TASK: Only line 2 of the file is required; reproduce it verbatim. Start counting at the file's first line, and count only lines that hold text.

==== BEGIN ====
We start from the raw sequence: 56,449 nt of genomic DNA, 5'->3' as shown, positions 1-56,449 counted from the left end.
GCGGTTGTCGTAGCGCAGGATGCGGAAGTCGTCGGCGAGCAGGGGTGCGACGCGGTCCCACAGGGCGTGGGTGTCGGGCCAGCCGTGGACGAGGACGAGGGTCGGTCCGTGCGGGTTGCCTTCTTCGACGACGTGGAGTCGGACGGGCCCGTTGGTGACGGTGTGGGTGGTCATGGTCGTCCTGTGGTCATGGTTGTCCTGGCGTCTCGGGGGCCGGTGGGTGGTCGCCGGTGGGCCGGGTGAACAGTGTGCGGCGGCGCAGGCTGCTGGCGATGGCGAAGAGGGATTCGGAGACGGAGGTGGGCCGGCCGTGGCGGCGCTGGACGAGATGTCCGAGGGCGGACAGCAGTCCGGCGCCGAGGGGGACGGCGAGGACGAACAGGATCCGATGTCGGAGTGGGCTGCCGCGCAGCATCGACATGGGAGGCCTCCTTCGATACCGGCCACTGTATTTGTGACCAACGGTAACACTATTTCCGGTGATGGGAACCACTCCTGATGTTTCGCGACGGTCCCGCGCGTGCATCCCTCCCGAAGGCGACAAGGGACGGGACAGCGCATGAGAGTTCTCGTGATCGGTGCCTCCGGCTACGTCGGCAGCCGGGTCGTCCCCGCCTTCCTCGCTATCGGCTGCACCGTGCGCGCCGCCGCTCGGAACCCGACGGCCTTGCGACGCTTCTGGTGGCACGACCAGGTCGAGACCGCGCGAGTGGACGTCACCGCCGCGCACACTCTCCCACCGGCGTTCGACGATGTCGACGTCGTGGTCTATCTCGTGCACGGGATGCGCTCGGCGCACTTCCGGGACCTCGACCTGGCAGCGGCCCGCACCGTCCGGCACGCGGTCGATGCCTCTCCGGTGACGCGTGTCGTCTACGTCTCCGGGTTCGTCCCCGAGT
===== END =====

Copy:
GCGGTTGTCGTAGCGCAGGATGCGGAAGTCGTCGGCGAGCAGGGGTGCGACGCGGTCCCACAGGGCGTGGGTGTCGGGCCAGCCGTGGACGAGGACGAGGGTCGGTCCGTGCGGGTTGCCTTCTTCGACGACGTGGAGTCGGACGGGCCCGTTGGTGACGGTGTGGGTGGTCATGGTCGTCCTGTGGTCATGGTTGTCCTGGCGTCTCGGGGGCCGGTGGGTGGTCGCCGGTGGGCCGGGTGAACAGTGTGCGGCGGCGCAGGCTGCTGGCGATGGCGAAGAGGGATTCGGAGACGGAGGTGGGCCGGCCGTGGCGGCGCTGGACGAGATGTCCGAGGGCGGACAGCAGTCCGGCGCCGAGGGGGACGGCGAGGACGAACAGGATCCGATGTCGGAGTGGGCTGCCGCGCAGCATCGACATGGGAGGCCTCCTTCGATACCGGCCACTGTATTTGTGACCAACGGTAACACTATTTCCGGTGATGGGAACCACTCCTGATGTTTCGCGACGGTCCCGCGCGTGCATCCCTCCCGAAGGCGACAAGGGACGGGACAGCGCATGAGAGTTCTCGTGATCGGTGCCTCCGGCTACGTCGGCAGCCGGGTCGTCCCCGCCTTCCTCGCTATCGGCTGCACCGTGCGCGCCGCCGCTCGGAACCCGACGGCCTTGCGACGCTTCTGGTGGCACGACCAGGTCGAGACCGCGCGAGTGGACGTCACCGCCGCGCACACTCTCCCACCGGCGTTCGACGATGTCGACGTCGTGGTCTATCTCGTGCACGGGATGCGCTCGGCGCACTTCCGGGACCTCGACCTGGCAGCGGCCCGCACCGTCCGGCACGCGGTCGATGCCTCTCCGGTGACGCGTGTCGTCTACGTCTCCGGGTTCGTCCCCGAGT